Terry J. Allen | 802.229.0303m
w| tallen@igc.org


CALAIS, Vt. - Kent Morse remembers the horrible sick feeling that gripped him as he shaved that February morning, followed by the sweet relief of lying immobile on the floor, his face still covered in lather.

For two weeks, the 61-year-old state employee and part-time farmer edged closer to death, his lungs filling with fluid, his heart, liver and kidneys failing one by one. Not even specialists contacted at the famed Mayo Clinic could figure out what was wrong. "It was like he was running a marathon every day just trying to breathe," said Dr. Sandy Craig, one of Morse's physicians.


Two months later, Morse was confirmed as the first person in New England to contract a hantavirus, one of the most frightening infectious diseases to emerge in the last decade.

Epidemiologists originally discovered and isolated the disease in the Southwest in 1993 after 33 people, mostly vigorous young adults, fell suddenly and seriously ill. Within days - sometimes hours - 17 were dead from a ravaging virus that is carried by mice.

Now, the US Department of Agriculture has turned Morse's garage into a makeshift lab where two Vermont field biologists are preparing mice trapped in the house and nearby woods for testing at the Centers for Disease Control in Atlanta. They suspect that Morse contracted the virus when he disturbed a mouse nest in a wood pile, directly inhaling infected feces or urine.

Morse doesn't remember much of his three-week hospitalization except horrible nightmares about being beaten up and trying to get home. And medical experts still don't know why he survived.

Public health officials stress that the rarity of cases such as Morse's show that people have less reason to fear hantavirus outbreaks than once thought. They stress that people can only contract a hantavirus in rare, unlucky circumstances.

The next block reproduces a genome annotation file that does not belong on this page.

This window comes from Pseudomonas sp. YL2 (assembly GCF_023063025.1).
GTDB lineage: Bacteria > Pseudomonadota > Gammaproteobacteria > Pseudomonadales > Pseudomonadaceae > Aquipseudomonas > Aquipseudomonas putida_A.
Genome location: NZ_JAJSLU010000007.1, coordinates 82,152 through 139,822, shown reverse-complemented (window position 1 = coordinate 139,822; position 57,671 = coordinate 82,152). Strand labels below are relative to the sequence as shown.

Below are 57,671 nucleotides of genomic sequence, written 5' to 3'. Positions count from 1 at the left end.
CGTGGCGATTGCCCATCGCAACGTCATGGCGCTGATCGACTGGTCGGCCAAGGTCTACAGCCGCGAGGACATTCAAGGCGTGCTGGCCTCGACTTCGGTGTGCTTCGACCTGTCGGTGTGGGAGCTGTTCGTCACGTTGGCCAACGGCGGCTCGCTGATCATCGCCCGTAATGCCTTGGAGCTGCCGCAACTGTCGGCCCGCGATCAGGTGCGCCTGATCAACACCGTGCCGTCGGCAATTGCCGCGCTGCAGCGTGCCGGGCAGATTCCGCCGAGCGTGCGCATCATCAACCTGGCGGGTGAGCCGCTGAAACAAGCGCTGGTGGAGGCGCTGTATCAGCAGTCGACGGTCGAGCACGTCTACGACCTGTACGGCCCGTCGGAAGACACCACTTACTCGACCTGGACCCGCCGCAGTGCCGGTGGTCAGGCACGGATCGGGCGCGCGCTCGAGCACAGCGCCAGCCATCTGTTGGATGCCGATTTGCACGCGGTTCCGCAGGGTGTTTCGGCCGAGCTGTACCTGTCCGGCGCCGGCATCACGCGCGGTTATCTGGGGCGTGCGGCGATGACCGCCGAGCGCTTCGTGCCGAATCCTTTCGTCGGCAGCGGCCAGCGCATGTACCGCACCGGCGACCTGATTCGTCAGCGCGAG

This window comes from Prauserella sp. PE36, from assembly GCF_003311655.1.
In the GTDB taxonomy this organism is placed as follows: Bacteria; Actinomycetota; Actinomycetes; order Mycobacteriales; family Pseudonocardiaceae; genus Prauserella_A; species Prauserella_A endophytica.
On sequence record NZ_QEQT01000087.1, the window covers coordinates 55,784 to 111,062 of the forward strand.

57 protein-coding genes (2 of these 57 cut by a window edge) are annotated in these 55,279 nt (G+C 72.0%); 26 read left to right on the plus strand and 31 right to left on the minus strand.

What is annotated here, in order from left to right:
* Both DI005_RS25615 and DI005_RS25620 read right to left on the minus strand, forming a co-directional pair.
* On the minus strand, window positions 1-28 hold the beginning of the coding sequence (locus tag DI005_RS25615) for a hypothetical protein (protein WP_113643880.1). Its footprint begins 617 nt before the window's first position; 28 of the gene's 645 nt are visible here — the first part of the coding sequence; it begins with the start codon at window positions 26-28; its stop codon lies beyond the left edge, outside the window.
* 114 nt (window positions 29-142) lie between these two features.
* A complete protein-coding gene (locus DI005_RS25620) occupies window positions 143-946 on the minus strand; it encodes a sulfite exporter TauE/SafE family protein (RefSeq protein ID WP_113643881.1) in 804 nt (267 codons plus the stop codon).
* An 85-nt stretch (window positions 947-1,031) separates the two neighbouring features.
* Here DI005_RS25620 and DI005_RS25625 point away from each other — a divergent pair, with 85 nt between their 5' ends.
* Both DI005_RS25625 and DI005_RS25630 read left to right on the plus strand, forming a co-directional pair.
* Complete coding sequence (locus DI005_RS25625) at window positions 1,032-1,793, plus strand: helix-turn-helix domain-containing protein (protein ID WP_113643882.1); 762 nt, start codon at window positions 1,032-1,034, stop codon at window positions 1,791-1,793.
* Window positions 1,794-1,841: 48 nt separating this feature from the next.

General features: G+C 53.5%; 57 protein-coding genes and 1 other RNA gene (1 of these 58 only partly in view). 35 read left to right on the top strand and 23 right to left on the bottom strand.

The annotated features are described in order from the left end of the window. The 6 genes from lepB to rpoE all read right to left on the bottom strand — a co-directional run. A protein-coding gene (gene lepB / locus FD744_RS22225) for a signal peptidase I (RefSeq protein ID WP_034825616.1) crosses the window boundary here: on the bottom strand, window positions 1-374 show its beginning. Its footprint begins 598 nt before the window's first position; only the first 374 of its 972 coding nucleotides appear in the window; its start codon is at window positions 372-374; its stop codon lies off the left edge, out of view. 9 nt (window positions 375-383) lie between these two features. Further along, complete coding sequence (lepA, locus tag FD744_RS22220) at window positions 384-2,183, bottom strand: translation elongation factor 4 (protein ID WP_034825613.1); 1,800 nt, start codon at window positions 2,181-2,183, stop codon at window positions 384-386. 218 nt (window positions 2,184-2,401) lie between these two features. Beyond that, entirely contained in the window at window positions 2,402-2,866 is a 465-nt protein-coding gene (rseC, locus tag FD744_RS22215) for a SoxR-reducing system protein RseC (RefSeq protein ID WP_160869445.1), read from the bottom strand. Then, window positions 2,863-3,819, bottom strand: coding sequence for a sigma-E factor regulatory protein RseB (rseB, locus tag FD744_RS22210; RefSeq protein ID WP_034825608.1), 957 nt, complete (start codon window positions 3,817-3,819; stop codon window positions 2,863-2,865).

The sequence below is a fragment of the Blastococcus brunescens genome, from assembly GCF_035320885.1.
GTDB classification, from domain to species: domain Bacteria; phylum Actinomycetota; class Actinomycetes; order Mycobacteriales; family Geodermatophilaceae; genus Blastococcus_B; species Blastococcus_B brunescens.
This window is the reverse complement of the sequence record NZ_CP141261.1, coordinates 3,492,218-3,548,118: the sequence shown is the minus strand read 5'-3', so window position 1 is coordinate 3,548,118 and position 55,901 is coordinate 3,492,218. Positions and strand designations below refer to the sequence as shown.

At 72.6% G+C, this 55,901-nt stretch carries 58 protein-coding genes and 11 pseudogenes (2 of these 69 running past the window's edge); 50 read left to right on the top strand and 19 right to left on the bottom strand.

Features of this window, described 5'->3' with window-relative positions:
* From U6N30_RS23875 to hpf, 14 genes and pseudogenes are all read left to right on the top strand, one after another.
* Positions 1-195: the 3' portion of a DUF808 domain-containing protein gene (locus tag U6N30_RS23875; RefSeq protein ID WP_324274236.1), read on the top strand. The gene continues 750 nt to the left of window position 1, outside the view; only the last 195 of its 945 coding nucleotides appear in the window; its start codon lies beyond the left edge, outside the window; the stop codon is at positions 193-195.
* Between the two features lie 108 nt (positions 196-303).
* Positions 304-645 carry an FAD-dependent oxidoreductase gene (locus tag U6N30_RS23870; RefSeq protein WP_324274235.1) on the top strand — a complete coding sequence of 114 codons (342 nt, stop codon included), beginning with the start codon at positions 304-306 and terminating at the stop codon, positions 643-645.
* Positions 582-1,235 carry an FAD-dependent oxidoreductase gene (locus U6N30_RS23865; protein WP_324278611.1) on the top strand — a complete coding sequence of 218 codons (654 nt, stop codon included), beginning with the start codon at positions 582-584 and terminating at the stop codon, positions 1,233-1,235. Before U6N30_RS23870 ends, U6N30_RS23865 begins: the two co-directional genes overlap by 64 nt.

But the more sobering message is that - since 8 percent of deer and white-footed mice throughout the United States are infected - the often-lethal disease can show up almost anywhere.

"It was just a matter of time before HPS [hantavirus pulmonary syndrome] was diagnosed in Vermont," said Dr. James Mills, chief of the CDC's Medical Ecology Unit.


So far, 250 people - including 30 cases contracted before the 1993 Southwest outbreak - have been diagnosed with one of about 10 hantavirus variants in the United States. Many more cases have gone undetected, probably confused with influenza or adult pulmonary distress syndrome, especially in the East, where hantavirus is less expected.

"Vermont has had it before," said Dr. Charles Calisher, professor of microbiology at Colorado State University and a 27-year veteran of the CDC. "You can bet on it. And probably somebody has died."

Yet, awareness of hantavirus infection is so low in the East that neither Morse nor the many doctors who examined him thought of it. Specialists ran the desperately ill man through a gantlet of tests, put him on a ventilator and pumped him full of antibiotics. Nothing seemed to stop the disease.